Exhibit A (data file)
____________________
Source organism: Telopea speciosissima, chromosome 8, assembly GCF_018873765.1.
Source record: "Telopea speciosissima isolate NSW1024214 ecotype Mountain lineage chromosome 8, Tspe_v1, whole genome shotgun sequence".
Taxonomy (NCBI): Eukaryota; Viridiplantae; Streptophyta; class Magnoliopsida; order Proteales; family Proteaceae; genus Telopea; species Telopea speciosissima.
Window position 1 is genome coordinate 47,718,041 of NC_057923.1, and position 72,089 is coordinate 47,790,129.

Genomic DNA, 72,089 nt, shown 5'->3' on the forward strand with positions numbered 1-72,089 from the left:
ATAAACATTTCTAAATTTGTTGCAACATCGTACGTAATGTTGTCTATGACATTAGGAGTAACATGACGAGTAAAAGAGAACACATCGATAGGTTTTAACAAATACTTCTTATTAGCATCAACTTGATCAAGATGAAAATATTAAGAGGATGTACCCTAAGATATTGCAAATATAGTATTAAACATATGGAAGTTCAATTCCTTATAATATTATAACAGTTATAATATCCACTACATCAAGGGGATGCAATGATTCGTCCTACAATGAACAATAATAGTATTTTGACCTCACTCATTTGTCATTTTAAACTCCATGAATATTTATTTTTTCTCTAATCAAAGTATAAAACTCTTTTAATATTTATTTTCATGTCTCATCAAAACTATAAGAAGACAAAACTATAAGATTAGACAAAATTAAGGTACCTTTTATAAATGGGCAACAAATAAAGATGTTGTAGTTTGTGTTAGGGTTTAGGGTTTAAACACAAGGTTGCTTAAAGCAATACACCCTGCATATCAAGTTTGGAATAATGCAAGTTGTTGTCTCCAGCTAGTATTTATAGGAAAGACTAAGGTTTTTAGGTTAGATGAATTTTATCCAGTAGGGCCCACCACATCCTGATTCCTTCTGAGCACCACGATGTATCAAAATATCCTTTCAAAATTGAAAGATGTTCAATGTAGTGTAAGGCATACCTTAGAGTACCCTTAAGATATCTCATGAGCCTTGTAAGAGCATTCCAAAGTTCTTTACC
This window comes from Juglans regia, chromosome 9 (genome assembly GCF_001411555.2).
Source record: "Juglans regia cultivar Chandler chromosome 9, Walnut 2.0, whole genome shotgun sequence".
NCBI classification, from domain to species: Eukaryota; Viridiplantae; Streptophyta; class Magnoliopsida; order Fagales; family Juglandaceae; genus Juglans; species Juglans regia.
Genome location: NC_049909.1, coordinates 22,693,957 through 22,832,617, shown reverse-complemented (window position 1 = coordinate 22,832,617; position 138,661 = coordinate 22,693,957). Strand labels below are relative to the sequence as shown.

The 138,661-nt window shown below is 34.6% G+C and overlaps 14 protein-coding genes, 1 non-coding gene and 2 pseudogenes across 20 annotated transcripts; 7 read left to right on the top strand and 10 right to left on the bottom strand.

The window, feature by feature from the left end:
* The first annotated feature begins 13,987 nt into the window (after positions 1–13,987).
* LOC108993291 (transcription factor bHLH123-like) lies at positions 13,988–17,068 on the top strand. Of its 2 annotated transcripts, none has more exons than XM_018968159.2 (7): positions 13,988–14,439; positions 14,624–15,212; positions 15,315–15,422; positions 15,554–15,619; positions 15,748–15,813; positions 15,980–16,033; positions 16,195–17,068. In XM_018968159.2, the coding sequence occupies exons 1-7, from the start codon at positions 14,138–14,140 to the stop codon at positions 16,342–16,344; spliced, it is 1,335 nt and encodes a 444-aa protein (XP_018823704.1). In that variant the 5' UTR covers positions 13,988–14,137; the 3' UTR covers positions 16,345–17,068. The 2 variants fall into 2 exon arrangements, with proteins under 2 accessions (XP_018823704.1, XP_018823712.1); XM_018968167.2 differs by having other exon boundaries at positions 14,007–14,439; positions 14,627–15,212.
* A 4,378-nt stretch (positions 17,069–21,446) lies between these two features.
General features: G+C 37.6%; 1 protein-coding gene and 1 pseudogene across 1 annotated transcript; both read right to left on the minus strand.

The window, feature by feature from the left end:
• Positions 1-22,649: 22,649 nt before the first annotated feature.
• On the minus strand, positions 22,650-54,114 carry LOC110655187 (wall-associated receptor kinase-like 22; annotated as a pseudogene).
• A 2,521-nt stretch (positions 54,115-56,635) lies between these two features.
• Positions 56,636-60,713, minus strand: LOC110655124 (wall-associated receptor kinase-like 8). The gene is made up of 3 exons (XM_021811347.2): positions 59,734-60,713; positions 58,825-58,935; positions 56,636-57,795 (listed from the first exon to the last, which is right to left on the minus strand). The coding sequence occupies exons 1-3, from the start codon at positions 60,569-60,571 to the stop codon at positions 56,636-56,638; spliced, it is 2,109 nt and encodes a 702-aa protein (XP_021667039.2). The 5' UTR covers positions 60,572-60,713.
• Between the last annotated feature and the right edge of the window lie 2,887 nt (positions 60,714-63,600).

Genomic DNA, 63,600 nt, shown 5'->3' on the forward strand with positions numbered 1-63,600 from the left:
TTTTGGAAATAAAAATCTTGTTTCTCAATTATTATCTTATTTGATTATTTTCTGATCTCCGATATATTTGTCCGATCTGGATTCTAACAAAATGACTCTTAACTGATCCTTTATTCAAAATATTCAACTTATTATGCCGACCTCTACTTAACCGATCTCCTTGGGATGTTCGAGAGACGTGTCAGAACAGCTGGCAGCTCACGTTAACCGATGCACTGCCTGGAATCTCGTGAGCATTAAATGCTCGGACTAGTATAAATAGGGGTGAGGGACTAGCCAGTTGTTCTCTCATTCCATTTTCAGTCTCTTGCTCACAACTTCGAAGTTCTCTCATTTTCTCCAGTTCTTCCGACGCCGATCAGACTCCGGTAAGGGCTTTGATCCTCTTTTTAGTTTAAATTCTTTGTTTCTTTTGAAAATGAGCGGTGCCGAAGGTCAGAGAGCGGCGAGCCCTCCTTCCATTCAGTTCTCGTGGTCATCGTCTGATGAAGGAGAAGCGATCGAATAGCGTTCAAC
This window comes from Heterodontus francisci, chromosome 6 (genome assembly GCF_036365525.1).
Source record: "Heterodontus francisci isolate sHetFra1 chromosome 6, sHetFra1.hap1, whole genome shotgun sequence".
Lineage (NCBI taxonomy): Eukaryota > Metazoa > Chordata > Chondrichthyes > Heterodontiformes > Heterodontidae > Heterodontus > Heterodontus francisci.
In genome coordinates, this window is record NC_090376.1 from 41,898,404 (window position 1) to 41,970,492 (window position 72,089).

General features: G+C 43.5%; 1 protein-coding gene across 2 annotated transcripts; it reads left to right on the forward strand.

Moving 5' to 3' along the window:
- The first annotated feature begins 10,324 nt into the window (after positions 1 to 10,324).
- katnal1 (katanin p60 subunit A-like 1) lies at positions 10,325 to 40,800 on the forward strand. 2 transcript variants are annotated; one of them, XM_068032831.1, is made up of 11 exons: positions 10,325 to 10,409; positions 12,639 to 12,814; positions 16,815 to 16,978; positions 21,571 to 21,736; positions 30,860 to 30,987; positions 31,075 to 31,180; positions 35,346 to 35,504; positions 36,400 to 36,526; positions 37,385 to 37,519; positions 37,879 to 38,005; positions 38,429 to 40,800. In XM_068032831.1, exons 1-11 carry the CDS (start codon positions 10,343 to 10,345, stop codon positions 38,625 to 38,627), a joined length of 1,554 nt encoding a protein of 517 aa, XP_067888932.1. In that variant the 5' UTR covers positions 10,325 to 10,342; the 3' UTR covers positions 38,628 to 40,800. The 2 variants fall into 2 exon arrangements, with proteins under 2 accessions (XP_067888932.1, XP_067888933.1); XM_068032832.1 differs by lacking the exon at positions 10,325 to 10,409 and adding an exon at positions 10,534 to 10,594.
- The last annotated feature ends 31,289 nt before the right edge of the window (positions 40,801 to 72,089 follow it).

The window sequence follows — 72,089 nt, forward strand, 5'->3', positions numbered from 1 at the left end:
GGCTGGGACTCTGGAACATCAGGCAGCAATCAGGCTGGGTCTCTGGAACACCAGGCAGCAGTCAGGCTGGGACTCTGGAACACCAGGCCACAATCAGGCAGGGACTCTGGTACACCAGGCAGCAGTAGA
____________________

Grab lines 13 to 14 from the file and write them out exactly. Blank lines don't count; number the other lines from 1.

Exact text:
* The first annotated feature begins 13,987 nt into the window (after positions 1–13,987).
* LOC108993291 (transcription factor bHLH123-like) lies at positions 13,988–17,068 on the top strand. Of its 2 annotated transcripts, none has more exons than XM_018968159.2 (7): positions 13,988–14,439; positions 14,624–15,212; positions 15,315–15,422; positions 15,554–15,619; positions 15,748–15,813; positions 15,980–16,033; positions 16,195–17,068. In XM_018968159.2, the coding sequence occupies exons 1-7, from the start codon at positions 14,138–14,140 to the stop codon at positions 16,342–16,344; spliced, it is 1,335 nt and encodes a 444-aa protein (XP_018823704.1). In that variant the 5' UTR covers positions 13,988–14,137; the 3' UTR covers positions 16,345–17,068. The 2 variants fall into 2 exon arrangements, with proteins under 2 accessions (XP_018823704.1, XP_018823712.1); XM_018968167.2 differs by having other exon boundaries at positions 14,007–14,439; positions 14,627–15,212.